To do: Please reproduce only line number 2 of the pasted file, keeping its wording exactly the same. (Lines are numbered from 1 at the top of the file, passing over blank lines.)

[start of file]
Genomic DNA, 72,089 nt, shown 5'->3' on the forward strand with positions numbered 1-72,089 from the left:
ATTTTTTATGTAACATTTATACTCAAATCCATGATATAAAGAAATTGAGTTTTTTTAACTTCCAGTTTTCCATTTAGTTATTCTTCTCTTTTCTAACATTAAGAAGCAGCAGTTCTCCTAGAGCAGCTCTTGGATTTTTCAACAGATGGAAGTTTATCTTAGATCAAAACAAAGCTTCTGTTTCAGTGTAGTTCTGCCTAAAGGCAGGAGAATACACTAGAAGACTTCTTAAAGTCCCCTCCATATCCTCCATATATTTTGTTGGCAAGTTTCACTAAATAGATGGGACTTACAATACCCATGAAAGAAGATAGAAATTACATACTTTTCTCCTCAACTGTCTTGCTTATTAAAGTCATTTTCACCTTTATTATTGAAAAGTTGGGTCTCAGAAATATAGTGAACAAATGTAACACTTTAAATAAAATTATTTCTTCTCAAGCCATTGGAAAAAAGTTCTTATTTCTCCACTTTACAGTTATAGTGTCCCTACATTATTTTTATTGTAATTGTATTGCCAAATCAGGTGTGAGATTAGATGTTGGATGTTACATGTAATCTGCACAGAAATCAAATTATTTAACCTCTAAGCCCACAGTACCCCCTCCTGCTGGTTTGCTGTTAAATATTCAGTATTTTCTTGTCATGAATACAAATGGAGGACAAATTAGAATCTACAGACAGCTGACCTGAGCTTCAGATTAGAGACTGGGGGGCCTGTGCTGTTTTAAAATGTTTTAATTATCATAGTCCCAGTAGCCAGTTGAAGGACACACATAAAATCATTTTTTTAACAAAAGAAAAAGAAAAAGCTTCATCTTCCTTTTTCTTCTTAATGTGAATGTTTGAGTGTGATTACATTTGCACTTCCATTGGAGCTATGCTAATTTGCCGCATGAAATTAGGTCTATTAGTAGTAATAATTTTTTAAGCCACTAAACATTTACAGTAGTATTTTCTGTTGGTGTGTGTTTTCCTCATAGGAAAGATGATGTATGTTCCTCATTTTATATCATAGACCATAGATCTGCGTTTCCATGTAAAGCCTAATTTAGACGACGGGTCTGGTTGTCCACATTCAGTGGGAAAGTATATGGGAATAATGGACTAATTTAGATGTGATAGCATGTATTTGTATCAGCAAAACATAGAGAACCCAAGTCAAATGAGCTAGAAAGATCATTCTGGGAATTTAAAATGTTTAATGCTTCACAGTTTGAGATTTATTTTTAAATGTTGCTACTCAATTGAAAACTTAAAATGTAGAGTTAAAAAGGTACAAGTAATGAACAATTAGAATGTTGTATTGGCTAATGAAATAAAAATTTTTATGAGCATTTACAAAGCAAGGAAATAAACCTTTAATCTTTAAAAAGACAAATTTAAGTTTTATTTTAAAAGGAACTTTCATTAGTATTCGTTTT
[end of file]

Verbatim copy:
ATTTTTTATGTAACATTTATACTCAAATCCATGATATAAAGAAATTGAGTTTTTTTAACTTCCAGTTTTCCATTTAGTTATTCTTCTCTTTTCTAACATTAAGAAGCAGCAGTTCTCCTAGAGCAGCTCTTGGATTTTTCAACAGATGGAAGTTTATCTTAGATCAAAACAAAGCTTCTGTTTCAGTGTAGTTCTGCCTAAAGGCAGGAGAATACACTAGAAGACTTCTTAAAGTCCCCTCCATATCCTCCATATATTTTGTTGGCAAGTTTCACTAAATAGATGGGACTTACAATACCCATGAAAGAAGATAGAAATTACATACTTTTCTCCTCAACTGTCTTGCTTATTAAAGTCATTTTCACCTTTATTATTGAAAAGTTGGGTCTCAGAAATATAGTGAACAAATGTAACACTTTAAATAAAATTATTTCTTCTCAAGCCATTGGAAAAAAGTTCTTATTTCTCCACTTTACAGTTATAGTGTCCCTACATTATTTTTATTGTAATTGTATTGCCAAATCAGGTGTGAGATTAGATGTTGGATGTTACATGTAATCTGCACAGAAATCAAATTATTTAACCTCTAAGCCCACAGTACCCCCTCCTGCTGGTTTGCTGTTAAATATTCAGTATTTTCTTGTCATGAATACAAATGGAGGACAAATTAGAATCTACAGACAGCTGACCTGAGCTTCAGATTAGAGACTGGGGGGCCTGTGCTGTTTTAAAATGTTTTAATTATCATAGTCCCAGTAGCCAGTTGAAGGACACACATAAAATCATTTTTTTAACAAAAGAAAAAGAAAAAGCTTCATCTTCCTTTTTCTTCTTAATGTGAATGTTTGAGTGTGATTACATTTGCACTTCCATTGGAGCTATGCTAATTTGCCGCATGAAATTAGGTCTATTAGTAGTAATAATTTTTTAAGCCACTAAACATTTACAGTAGTATTTTCTGTTGGTGTGTGTTTTCCTCATAGGAAAGATGATGTATGTTCCTCATTTTATATCATAGACCATAGATCTGCGTTTCCATGTAAAGCCTAATTTAGACGACGGGTCTGGTTGTCCACATTCAGTGGGAAAGTATATGGGAATAATGGACTAATTTAGATGTGATAGCATGTATTTGTATCAGCAAAACATAGAGAACCCAAGTCAAATGAGCTAGAAAGATCATTCTGGGAATTTAAAATGTTTAATGCTTCACAGTTTGAGATTTATTTTTAAATGTTGCTACTCAATTGAAAACTTAAAATGTAGAGTTAAAAAGGTACAAGTAATGAACAATTAGAATGTTGTATTGGCTAATGAAATAAAAATTTTTATGAGCATTTACAAAGCAAGGAAATAAACCTTTAATCTTTAAAAAGACAAATTTAAGTTTTATTTTAAAAGGAACTTTCATTAGTATTCGTTTT